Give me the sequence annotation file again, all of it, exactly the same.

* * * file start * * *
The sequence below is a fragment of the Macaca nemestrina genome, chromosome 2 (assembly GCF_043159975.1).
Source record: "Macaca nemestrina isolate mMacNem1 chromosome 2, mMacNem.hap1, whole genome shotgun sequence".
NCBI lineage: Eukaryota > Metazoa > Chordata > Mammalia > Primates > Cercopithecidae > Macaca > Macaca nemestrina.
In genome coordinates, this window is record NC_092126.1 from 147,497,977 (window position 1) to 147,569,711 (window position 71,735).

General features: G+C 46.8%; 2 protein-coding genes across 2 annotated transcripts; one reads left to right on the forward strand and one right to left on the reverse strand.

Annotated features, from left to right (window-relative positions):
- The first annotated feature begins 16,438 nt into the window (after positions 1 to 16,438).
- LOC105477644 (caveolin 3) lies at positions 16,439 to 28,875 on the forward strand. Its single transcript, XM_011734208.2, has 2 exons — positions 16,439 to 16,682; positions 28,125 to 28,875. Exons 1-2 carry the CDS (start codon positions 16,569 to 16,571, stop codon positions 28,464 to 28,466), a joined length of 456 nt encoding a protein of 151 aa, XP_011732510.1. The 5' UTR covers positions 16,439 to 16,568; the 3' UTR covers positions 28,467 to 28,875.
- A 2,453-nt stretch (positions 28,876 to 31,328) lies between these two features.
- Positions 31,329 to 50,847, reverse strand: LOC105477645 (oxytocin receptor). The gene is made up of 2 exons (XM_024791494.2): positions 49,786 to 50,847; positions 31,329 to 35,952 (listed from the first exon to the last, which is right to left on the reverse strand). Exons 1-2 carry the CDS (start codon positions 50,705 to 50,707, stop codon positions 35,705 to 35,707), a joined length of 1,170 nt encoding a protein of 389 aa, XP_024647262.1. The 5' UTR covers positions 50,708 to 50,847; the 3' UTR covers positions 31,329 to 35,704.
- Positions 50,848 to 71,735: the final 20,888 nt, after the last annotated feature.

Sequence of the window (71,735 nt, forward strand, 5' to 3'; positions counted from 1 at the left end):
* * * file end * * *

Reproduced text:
The sequence below is a fragment of the Macaca nemestrina genome, chromosome 2 (assembly GCF_043159975.1).
Source record: "Macaca nemestrina isolate mMacNem1 chromosome 2, mMacNem.hap1, whole genome shotgun sequence".
NCBI lineage: Eukaryota > Metazoa > Chordata > Mammalia > Primates > Cercopithecidae > Macaca > Macaca nemestrina.
In genome coordinates, this window is record NC_092126.1 from 147,497,977 (window position 1) to 147,569,711 (window position 71,735).

General features: G+C 46.8%; 2 protein-coding genes across 2 annotated transcripts; one reads left to right on the forward strand and one right to left on the reverse strand.

Annotated features, from left to right (window-relative positions):
- The first annotated feature begins 16,438 nt into the window (after positions 1 to 16,438).
- LOC105477644 (caveolin 3) lies at positions 16,439 to 28,875 on the forward strand. Its single transcript, XM_011734208.2, has 2 exons — positions 16,439 to 16,682; positions 28,125 to 28,875. Exons 1-2 carry the CDS (start codon positions 16,569 to 16,571, stop codon positions 28,464 to 28,466), a joined length of 456 nt encoding a protein of 151 aa, XP_011732510.1. The 5' UTR covers positions 16,439 to 16,568; the 3' UTR covers positions 28,467 to 28,875.
- A 2,453-nt stretch (positions 28,876 to 31,328) lies between these two features.
- Positions 31,329 to 50,847, reverse strand: LOC105477645 (oxytocin receptor). The gene is made up of 2 exons (XM_024791494.2): positions 49,786 to 50,847; positions 31,329 to 35,952 (listed from the first exon to the last, which is right to left on the reverse strand). Exons 1-2 carry the CDS (start codon positions 50,705 to 50,707, stop codon positions 35,705 to 35,707), a joined length of 1,170 nt encoding a protein of 389 aa, XP_024647262.1. The 5' UTR covers positions 50,708 to 50,847; the 3' UTR covers positions 31,329 to 35,704.
- Positions 50,848 to 71,735: the final 20,888 nt, after the last annotated feature.

Sequence of the window (71,735 nt, forward strand, 5' to 3'; positions counted from 1 at the left end):